English learners, students with disabilities, students of color and students who identify as LGBTQ faced hardships to access and opportunities during the pandemic, while nearly all students have experienced mental health challenges, according to a report released by the U.S. Department of Education Wednesday.
The disparities, many of which existed before the pandemic, are “cause for great concern,” the 53-page report said. Although the report is not a legal analysis, it does point out disparities can sometimes be evidence of legal injuries under federal civil rights laws, such as Title VI of the Civil Rights Act of 1964.
Guidance was also released for how school systems should prevent disproportionate budget cuts or staff reductions. The maintenance of equity guidance will help schools that have historically been underfunded and rely more on state funding compared to districts with fewer underserved students.
The documentation the Education Department collected about COVID-19’s impact on certain student groups was based on interviews and publicly available sources, such as assessment results and surveys from education administrative organizations. The document is part of a “developing story” on how the pandemic has worsened educational opportunities for marginalized students, according to the report.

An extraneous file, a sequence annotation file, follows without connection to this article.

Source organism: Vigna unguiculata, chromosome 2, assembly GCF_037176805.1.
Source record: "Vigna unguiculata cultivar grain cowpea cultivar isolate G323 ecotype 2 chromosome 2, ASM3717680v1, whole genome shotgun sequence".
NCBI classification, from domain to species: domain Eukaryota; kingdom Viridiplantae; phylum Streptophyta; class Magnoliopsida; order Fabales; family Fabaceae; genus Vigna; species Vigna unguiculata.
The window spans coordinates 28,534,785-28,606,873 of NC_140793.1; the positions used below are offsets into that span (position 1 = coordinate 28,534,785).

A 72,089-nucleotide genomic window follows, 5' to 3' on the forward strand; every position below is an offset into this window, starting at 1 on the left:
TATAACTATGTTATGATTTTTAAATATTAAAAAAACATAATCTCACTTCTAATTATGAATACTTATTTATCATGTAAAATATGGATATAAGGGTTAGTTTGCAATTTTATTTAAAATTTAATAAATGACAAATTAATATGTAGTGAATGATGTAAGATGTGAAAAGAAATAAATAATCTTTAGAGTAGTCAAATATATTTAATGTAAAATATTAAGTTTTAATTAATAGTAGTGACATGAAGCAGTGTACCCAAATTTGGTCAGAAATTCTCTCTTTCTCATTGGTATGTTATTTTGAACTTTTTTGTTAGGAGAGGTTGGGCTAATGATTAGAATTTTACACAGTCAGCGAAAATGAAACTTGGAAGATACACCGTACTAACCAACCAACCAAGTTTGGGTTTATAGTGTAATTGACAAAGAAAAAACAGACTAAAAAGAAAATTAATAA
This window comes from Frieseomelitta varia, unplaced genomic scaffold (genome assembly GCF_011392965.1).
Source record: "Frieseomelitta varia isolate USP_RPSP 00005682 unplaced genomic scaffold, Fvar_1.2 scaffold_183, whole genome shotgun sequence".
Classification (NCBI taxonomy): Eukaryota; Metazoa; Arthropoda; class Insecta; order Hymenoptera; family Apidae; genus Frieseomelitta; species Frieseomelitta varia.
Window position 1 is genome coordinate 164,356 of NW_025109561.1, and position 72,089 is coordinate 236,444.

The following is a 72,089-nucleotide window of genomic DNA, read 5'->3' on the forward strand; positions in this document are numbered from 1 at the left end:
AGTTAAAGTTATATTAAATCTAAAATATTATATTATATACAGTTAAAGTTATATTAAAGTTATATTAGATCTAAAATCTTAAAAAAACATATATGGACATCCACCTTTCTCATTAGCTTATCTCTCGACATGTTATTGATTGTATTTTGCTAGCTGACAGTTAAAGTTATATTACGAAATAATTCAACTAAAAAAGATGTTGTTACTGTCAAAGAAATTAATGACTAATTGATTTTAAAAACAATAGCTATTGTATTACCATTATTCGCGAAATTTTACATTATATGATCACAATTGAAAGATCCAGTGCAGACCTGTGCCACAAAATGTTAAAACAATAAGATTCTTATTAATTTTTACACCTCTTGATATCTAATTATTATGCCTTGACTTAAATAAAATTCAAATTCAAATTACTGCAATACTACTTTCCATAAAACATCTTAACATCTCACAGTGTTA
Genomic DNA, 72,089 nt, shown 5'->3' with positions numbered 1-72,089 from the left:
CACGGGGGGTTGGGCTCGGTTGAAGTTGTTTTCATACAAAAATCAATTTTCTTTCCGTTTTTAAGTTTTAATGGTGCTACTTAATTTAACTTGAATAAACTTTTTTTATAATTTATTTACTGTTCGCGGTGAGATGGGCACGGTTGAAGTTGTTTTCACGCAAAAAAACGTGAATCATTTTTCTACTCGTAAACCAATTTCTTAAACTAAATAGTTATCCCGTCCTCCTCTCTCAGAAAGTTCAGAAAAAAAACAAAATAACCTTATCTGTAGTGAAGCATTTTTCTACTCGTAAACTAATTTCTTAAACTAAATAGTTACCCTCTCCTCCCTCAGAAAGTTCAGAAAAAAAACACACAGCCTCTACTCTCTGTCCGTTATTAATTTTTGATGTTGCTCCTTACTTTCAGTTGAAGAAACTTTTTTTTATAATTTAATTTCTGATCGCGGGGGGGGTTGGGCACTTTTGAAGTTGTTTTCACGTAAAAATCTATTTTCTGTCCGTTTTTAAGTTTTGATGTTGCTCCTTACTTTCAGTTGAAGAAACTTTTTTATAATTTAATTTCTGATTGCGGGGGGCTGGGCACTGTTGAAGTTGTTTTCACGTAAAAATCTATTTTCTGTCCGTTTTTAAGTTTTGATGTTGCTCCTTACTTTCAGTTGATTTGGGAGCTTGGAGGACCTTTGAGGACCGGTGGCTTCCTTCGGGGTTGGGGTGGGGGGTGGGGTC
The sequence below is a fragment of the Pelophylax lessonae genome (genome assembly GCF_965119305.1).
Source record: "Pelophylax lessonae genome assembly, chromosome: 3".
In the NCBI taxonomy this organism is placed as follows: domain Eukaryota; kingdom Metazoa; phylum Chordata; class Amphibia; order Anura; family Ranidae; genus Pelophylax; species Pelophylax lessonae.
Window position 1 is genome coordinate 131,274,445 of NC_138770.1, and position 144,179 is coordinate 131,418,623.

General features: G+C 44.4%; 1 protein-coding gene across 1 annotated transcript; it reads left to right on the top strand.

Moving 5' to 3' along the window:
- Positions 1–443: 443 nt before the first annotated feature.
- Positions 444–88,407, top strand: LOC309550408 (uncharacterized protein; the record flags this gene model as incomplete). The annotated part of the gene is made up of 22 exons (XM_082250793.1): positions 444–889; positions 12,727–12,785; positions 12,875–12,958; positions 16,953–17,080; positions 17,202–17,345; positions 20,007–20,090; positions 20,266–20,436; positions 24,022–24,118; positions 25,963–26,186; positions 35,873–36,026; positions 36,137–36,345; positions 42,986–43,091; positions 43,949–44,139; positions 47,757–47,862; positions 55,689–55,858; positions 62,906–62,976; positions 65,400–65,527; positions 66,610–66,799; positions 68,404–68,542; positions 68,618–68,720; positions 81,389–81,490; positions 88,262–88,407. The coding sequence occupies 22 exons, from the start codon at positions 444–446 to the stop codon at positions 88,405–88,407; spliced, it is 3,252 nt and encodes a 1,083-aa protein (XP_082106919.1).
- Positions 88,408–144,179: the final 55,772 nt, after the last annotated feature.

Also impacted by the pandemic and school closures were Asian American students who faced increased risk of harassment and discrimination, as well as students, especially girls, who suffered heightened risk of sexual abuse, harassment or violence.
“These disparities can be a cause for great concern, especially when they interfere with a student’s opportunity to learn, grow, and contribute to our nation’s future,” the report said.
Attention to these disparities is vital for building equal opportunities in K-12 education during pandemic recovery, the report said. States and districts should close opportunity gaps through money from three relief packages equaling nearly $200 billion of which districts have broad flexibility to spend on academic and SEL supports, equitable digital resources and more, the Education Department advises.
The maintenance of equity guidance details the calculations for how to protect high-need school districts from cuts in state funding in FY 2022 and 2023 on a per-student basis, and that high-poverty school districts receive at least as much in state funding in FY 2022 and FY 2023 as they did in FY 2019 on a per-student basis. For example, if there is a $100 per-student reduction in state funds for all students, the state would not meet its maintenance of equity obligation if it reduced a high-need school district’s per-student funding from $14,150 in FY 2021 to $14,000 in FY 2022 — a cut of $150.